I suspect it’s a combination of genetic history – these cloves were reprogrammed not to divide as usual – and growing conditions, where something caused a change in the cell division process and the bulbs did not divide as expected.
This isn’t terribly helpful in trying to prevent it happening again and all I can suggest is that you start with fresh cloves, specifically grown for planting out. Don’t overfeed the soil before planting, but otherwise do as you normally have done in previous years.
Our tomatoes went all bad and mottled. What was the problem?
Annie Chambers, via email
AI fear that your tomatoes had succumbed to blight – a fungus that destroys plants from late summer onwards. If it happens again, dispose of infected plants by burning them or burying them deeply. There are no chemicals to control this disease.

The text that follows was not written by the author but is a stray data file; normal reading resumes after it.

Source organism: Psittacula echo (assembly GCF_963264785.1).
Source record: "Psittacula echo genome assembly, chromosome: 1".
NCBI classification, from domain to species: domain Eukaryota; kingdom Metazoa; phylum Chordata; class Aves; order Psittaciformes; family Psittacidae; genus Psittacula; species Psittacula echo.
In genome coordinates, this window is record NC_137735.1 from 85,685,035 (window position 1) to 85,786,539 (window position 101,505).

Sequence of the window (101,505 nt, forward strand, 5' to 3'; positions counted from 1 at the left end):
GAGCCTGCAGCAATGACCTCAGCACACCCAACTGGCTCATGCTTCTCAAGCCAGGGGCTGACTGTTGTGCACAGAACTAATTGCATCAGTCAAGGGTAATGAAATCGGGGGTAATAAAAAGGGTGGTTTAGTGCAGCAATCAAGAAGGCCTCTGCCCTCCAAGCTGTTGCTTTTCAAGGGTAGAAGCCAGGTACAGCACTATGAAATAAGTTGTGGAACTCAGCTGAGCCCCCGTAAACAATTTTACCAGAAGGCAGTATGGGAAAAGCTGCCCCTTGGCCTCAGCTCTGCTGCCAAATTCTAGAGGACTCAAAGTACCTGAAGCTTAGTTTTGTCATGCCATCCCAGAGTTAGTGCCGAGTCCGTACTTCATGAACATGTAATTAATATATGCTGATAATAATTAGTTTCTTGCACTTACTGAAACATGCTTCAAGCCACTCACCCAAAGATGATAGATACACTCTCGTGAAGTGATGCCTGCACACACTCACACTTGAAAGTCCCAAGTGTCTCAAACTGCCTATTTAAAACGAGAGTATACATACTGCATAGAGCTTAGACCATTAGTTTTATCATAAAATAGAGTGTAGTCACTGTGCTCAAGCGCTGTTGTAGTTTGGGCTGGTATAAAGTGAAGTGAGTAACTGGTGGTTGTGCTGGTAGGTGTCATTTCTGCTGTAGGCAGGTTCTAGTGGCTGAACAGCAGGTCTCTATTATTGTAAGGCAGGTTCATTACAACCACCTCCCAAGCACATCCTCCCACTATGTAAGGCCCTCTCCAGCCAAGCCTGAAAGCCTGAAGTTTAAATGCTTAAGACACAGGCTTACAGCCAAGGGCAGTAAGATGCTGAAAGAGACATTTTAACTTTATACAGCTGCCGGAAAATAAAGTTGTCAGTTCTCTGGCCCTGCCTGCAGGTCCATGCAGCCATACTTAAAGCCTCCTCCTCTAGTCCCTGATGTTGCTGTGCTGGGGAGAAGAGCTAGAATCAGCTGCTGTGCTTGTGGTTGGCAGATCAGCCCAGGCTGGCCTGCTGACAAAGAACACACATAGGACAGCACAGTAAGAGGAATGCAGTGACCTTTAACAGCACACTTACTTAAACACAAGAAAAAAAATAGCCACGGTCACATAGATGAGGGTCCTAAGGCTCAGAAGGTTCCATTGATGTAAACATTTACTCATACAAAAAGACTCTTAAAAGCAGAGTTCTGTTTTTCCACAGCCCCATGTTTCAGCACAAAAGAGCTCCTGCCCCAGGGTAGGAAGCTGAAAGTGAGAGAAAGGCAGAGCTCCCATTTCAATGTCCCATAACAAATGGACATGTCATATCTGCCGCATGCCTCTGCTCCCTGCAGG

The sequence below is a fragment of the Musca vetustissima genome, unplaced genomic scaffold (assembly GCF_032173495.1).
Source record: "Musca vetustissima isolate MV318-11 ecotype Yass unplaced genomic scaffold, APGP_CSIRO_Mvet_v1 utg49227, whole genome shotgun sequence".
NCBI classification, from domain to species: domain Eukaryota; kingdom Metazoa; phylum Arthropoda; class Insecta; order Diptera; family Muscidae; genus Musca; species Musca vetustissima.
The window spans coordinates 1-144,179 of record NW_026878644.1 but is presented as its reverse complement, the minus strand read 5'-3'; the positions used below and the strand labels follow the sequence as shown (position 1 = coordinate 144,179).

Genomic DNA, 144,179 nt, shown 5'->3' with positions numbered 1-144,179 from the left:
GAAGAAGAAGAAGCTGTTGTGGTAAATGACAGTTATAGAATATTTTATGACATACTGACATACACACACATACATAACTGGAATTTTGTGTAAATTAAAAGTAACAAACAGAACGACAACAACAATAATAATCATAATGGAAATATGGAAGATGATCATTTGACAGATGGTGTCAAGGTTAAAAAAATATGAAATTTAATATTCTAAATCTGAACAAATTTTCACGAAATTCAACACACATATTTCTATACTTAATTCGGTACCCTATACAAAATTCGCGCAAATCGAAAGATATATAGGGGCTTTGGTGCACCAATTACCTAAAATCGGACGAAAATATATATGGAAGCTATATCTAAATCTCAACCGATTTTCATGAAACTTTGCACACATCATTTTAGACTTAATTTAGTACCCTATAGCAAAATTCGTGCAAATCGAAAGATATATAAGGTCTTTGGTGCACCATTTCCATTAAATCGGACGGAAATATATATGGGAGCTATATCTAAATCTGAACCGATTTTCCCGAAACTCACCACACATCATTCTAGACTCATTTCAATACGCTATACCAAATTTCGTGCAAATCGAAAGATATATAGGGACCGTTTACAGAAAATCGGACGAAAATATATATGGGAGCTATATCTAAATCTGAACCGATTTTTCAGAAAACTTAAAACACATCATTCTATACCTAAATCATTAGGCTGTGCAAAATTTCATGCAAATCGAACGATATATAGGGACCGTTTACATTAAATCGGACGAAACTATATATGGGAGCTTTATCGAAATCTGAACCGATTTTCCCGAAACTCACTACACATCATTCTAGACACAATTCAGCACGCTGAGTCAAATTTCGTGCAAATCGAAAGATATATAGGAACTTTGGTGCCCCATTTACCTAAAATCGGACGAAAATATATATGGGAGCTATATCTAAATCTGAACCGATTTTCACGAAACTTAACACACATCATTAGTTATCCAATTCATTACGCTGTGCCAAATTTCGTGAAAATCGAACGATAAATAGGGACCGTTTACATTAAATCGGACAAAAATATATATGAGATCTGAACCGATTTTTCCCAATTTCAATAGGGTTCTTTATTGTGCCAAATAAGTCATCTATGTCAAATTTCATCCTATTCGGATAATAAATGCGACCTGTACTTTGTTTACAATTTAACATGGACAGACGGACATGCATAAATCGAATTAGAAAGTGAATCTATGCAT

Next year, get growing blightresistant kinds. Two very healthy newcomers are ‘Crimson Crush’, a tasty, large fruited form, and ‘Primabella’, a delicious high-performing cherry type.
‘Single-clove’ garlic bulbs are unusual but prized for cooking Blight
is a troublesome fungal disease